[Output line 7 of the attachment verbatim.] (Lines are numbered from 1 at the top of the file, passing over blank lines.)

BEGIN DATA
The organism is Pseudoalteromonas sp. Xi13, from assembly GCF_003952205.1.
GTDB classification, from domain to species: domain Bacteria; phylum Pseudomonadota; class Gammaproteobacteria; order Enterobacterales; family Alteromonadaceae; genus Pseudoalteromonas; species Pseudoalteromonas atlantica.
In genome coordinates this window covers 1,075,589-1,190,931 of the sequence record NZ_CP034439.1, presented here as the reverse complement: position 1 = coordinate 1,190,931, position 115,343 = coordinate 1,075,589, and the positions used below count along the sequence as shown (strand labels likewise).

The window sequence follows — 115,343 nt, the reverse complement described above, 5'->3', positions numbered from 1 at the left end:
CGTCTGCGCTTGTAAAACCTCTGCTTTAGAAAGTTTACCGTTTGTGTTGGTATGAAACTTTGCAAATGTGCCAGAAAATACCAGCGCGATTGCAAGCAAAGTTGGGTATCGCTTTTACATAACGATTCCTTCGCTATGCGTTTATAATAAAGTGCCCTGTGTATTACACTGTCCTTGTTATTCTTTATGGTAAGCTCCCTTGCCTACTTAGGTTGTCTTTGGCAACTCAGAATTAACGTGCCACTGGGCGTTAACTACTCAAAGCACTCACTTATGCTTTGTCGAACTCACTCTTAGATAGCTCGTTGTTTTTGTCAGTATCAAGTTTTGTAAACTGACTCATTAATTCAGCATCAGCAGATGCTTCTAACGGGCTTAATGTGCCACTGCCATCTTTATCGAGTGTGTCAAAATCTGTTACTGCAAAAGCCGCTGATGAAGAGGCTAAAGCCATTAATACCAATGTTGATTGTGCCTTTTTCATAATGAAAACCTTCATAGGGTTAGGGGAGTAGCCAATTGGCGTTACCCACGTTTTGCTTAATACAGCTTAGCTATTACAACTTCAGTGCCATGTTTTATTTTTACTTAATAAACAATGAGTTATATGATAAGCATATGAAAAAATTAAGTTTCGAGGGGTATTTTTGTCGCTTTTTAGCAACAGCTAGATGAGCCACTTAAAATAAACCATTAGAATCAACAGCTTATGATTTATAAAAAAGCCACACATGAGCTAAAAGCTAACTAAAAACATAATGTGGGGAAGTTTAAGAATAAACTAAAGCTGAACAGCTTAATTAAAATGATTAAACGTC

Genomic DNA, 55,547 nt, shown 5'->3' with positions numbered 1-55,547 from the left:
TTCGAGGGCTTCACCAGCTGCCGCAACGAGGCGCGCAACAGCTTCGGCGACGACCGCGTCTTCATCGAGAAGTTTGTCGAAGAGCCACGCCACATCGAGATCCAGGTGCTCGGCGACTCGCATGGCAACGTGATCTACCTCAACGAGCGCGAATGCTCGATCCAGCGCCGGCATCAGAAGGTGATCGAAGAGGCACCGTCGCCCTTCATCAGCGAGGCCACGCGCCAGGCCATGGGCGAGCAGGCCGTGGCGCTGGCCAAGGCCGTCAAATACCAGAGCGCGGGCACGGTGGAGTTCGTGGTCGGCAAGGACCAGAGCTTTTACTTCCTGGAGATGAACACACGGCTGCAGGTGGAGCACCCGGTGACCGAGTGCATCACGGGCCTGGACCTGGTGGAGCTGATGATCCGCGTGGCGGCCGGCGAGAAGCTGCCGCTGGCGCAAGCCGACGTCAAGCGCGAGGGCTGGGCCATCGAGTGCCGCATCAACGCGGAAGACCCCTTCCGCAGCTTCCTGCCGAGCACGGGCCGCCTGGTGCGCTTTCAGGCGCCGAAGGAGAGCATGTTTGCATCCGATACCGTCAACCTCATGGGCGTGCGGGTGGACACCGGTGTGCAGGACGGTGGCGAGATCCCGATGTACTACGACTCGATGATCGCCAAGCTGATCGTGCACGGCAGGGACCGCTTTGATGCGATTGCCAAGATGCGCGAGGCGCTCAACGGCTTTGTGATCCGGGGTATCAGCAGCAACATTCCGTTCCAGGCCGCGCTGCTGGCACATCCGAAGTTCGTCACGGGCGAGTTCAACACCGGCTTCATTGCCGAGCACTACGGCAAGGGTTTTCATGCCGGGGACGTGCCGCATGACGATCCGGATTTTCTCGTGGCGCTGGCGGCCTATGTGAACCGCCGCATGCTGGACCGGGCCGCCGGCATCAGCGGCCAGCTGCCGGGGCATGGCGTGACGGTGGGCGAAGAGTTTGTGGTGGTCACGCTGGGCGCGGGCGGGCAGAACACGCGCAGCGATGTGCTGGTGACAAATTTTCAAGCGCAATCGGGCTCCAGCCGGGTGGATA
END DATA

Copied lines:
TTCGAGGGCTTCACCAGCTGCCGCAACGAGGCGCGCAACAGCTTCGGCGACGACCGCGTCTTCATCGAGAAGTTTGTCGAAGAGCCACGCCACATCGAGATCCAGGTGCTCGGCGACTCGCATGGCAACGTGATCTACCTCAACGAGCGCGAATGCTCGATCCAGCGCCGGCATCAGAAGGTGATCGAAGAGGCACCGTCGCCCTTCATCAGCGAGGCCACGCGCCAGGCCATGGGCGAGCAGGCCGTGGCGCTGGCCAAGGCCGTCAAATACCAGAGCGCGGGCACGGTGGAGTTCGTGGTCGGCAAGGACCAGAGCTTTTACTTCCTGGAGATGAACACACGGCTGCAGGTGGAGCACCCGGTGACCGAGTGCATCACGGGCCTGGACCTGGTGGAGCTGATGATCCGCGTGGCGGCCGGCGAGAAGCTGCCGCTGGCGCAAGCCGACGTCAAGCGCGAGGGCTGGGCCATCGAGTGCCGCATCAACGCGGAAGACCCCTTCCGCAGCTTCCTGCCGAGCACGGGCCGCCTGGTGCGCTTTCAGGCGCCGAAGGAGAGCATGTTTGCATCCGATACCGTCAACCTCATGGGCGTGCGGGTGGACACCGGTGTGCAGGACGGTGGCGAGATCCCGATGTACTACGACTCGATGATCGCCAAGCTGATCGTGCACGGCAGGGACCGCTTTGATGCGATTGCCAAGATGCGCGAGGCGCTCAACGGCTTTGTGATCCGGGGTATCAGCAGCAACATTCCGTTCCAGGCCGCGCTGCTGGCACATCCGAAGTTCGTCACGGGCGAGTTCAACACCGGCTTCATTGCCGAGCACTACGGCAAGGGTTTTCATGCCGGGGACGTGCCGCATGACGATCCGGATTTTCTCGTGGCGCTGGCGGCCTATGTGAACCGCCGCATGCTGGACCGGGCCGCCGGCATCAGCGGCCAGCTGCCGGGGCATGGCGTGACGGTGGGCGAAGAGTTTGTGGTGGTCACGCTGGGCGCGGGCGGGCAGAACACGCGCAGCGATGTGCTGGTGACAAATTTTCAAGCGCAATCGGGCTCCAGCCGGGTGGATA